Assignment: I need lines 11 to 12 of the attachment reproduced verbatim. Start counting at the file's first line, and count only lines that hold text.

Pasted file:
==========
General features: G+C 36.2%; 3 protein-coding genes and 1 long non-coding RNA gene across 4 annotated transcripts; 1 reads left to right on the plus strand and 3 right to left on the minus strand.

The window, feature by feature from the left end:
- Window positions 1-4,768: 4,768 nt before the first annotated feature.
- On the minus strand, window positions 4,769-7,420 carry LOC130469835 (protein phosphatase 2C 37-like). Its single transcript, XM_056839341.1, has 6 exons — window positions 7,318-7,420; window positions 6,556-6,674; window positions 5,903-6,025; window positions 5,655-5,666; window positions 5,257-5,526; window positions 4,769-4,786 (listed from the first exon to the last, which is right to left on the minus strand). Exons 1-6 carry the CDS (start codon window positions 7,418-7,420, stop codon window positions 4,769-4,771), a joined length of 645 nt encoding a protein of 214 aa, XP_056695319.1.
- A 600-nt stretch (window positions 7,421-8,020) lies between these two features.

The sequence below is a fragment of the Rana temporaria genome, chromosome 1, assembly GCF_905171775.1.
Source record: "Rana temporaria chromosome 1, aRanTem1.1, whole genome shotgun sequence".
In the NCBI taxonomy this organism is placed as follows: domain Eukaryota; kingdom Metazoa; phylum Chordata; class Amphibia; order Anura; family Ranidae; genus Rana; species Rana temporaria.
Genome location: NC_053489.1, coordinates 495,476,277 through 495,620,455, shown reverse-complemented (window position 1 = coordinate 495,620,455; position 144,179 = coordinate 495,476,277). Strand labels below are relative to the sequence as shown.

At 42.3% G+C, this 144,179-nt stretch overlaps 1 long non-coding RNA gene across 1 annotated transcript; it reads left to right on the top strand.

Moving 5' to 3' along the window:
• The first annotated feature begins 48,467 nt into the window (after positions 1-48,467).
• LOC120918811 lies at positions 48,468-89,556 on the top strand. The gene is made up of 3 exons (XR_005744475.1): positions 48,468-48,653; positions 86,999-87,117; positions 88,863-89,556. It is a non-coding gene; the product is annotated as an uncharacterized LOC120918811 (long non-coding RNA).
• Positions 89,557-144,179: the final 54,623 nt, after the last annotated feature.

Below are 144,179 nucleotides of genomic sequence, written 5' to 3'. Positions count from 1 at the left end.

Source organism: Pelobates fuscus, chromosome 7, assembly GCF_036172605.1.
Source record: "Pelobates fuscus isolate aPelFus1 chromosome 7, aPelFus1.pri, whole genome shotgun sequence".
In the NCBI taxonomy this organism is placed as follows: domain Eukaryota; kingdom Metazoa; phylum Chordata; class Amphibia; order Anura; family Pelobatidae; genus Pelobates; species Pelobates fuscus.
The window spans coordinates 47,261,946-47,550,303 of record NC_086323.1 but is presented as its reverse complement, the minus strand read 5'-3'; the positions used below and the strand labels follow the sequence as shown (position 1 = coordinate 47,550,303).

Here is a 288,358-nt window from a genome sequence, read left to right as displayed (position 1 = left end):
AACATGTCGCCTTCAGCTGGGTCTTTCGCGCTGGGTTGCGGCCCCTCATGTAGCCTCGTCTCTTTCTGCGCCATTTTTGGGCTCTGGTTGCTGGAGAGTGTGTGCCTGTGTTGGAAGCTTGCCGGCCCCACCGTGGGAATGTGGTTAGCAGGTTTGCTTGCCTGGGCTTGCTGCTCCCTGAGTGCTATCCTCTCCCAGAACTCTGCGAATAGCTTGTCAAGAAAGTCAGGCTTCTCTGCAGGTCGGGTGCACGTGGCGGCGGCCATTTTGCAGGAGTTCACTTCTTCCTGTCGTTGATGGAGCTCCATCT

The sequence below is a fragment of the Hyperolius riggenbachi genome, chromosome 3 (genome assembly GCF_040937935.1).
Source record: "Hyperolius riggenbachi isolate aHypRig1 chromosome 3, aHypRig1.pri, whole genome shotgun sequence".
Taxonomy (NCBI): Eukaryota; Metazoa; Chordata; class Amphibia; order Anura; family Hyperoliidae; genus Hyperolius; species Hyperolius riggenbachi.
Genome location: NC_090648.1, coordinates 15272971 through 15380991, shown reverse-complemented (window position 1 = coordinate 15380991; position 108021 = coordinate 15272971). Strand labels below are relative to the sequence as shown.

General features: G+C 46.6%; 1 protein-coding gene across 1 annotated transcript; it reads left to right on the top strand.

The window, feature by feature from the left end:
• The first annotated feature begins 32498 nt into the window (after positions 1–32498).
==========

Moving 5' to 3' along the window:
• The first annotated feature begins 48,467 nt into the window (after positions 1-48,467).